“I have two fans at home but it’s a lot cooler here,” said Obie Hunt, 68, who has been visiting the senior day center for three years. Hunt said he enjoys the center’s meditation and Tai Chi for Arthritis classes, and spends a lot of time in the computer room. He doesn’t own a computer and comes to Hope of Israel to send emails and pay bills online.

Sitting next to Hunt, Gloria Vega, who said she is 82 but feels 50, said she likes the meditation classes, the weekly walking club and the day trips. She’s taken the group day trips to museums, the Bronx Zoo and an Atlantic City casino.

One table over, Ophelia Ledeatte, a long-time center visitor who just turned 88, said she isn’t one of the visitors concerned about the hot weather outside.

“What can I do about it?” she said. “Nothing. The heat doesn’t bother me. I just don’t walk in the sun.”

Combining Benefits, Son and Mother Scrape By
By Shantal Riley

Shantal Riley

Richard Young and his mother, who are both senior citizens, must combine their benefits to survive.

After leaving his apartment at Co-op City early to beat the heat, Richard Young was perusing the frozen meat section at Stop & Shop. Coupons in hand, shopping for groceries for himself and his mother, he was in a bit of a hurry to get home.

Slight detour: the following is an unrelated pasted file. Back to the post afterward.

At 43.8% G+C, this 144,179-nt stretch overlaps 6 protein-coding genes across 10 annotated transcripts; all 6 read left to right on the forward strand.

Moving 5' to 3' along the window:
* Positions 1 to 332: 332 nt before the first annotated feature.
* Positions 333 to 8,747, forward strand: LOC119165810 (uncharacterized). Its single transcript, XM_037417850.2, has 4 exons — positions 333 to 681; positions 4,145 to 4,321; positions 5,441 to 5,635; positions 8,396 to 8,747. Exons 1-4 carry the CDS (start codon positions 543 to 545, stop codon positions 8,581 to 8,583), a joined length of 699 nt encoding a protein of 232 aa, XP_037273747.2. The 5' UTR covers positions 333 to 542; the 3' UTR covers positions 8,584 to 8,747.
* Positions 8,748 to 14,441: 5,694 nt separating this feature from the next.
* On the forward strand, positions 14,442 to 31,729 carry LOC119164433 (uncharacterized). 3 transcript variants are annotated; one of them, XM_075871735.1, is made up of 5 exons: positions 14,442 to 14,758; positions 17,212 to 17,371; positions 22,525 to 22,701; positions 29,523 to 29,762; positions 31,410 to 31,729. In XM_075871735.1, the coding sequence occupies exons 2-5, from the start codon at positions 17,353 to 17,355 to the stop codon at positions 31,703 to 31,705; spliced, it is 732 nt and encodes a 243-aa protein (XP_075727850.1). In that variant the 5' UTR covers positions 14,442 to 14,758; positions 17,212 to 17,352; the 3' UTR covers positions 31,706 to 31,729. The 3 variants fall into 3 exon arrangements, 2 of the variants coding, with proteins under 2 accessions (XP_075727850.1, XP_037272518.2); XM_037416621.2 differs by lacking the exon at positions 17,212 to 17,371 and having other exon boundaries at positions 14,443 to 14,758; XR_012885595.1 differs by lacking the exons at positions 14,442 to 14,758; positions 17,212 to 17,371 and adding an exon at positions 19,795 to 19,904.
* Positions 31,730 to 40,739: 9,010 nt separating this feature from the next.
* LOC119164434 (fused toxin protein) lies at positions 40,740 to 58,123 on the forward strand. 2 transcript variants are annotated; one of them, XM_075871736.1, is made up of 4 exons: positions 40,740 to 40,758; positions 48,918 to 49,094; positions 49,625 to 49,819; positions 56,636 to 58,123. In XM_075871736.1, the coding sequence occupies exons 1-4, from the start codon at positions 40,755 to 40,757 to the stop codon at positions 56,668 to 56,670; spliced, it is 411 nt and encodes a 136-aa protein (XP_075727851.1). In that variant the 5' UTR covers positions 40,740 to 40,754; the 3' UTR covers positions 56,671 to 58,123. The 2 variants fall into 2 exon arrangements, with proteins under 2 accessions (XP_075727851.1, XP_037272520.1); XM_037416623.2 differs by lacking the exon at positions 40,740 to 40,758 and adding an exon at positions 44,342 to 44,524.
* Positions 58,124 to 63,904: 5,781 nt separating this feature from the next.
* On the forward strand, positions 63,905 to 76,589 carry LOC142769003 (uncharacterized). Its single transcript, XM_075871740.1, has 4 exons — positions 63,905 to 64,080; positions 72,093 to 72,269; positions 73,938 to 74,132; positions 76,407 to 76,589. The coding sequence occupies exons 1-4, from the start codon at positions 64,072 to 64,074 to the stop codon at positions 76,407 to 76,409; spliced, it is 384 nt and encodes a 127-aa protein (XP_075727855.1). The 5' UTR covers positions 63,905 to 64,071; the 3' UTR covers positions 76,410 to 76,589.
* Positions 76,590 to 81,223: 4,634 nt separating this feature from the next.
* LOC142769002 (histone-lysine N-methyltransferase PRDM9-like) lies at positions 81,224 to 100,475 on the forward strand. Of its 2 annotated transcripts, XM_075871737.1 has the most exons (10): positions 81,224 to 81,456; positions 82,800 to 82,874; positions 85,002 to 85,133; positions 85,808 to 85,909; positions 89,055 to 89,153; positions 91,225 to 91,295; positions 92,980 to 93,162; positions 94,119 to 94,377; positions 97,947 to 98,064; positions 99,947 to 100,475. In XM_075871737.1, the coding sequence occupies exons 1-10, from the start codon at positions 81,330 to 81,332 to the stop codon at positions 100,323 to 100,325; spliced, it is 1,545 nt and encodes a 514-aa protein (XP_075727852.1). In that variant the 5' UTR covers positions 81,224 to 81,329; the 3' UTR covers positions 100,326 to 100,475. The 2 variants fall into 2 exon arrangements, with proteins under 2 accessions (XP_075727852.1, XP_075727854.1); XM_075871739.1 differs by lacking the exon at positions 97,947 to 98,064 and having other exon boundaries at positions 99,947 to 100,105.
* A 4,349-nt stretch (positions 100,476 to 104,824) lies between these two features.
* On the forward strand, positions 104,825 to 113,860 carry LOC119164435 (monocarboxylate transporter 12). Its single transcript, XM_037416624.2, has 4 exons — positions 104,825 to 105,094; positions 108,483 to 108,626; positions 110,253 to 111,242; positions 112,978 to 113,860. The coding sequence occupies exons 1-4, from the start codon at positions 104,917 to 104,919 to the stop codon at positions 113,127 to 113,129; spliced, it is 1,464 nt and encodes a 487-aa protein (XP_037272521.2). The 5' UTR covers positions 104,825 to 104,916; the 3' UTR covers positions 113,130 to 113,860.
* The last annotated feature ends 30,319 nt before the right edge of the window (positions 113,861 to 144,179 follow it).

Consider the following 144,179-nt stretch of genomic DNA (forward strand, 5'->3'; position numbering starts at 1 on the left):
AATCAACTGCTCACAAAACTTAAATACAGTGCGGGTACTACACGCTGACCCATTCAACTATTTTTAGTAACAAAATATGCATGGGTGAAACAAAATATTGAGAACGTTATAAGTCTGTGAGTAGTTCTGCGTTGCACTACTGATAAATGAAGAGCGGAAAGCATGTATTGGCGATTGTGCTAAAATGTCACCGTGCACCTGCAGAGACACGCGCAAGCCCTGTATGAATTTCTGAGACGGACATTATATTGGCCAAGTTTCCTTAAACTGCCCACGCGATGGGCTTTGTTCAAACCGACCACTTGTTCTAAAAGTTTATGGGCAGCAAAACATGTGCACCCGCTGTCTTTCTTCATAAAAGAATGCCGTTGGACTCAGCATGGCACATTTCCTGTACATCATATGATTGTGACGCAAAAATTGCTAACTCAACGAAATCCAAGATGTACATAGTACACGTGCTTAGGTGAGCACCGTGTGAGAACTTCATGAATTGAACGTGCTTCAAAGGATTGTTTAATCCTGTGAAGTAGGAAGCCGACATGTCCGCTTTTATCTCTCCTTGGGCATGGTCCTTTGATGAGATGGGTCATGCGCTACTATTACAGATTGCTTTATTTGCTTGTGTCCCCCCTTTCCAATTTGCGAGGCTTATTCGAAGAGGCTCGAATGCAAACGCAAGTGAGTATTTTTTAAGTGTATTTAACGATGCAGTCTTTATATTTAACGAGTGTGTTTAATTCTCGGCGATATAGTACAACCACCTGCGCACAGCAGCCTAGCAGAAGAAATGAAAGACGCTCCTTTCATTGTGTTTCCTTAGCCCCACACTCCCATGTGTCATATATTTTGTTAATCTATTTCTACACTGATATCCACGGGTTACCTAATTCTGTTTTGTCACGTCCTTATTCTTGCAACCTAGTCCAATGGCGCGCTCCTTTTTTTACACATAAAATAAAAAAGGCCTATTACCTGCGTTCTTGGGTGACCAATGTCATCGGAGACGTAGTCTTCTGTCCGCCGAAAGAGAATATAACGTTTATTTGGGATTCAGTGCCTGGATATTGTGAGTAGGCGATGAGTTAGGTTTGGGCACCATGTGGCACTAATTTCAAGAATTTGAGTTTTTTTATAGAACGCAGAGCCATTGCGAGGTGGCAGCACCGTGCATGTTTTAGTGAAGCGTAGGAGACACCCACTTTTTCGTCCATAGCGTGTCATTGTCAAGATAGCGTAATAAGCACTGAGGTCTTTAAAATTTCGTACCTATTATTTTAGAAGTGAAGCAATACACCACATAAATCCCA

“If I don’t fix breakfast, she doesn’t eat,” said Young, 63, the full-time caretaker for his 90-year-old mother in the three-bedroom apartment they share.

Young said he and his mother are on tight, fixed incomes, including Social Security and Supplemental Nutrition Assistance Program benefits. Pooling their benefits, he said, they manage to scrape by.

“If it wasn’t for my mother, I wouldn’t be able to afford it here,” he said, slinging a jumbo pack of frozen chicken into his shopping cart.

Seniors such as Young and his mother represent the majority of the 40,000 residents of Co-op City, a housing cooperative made up of 35 high-rise buildings. “Co-op City is mostly seniors who have aged in place,” said Community District 10 Manager Matthew Cruz. “They may have purchased their homes in the 1970s and stayed there since.”

He said that Co-op City has been designated a “Naturally-Occurring Retirement Community.” Under New York City Department of Aging rules, that means residents can receive on-site services that support “successful aging in place.”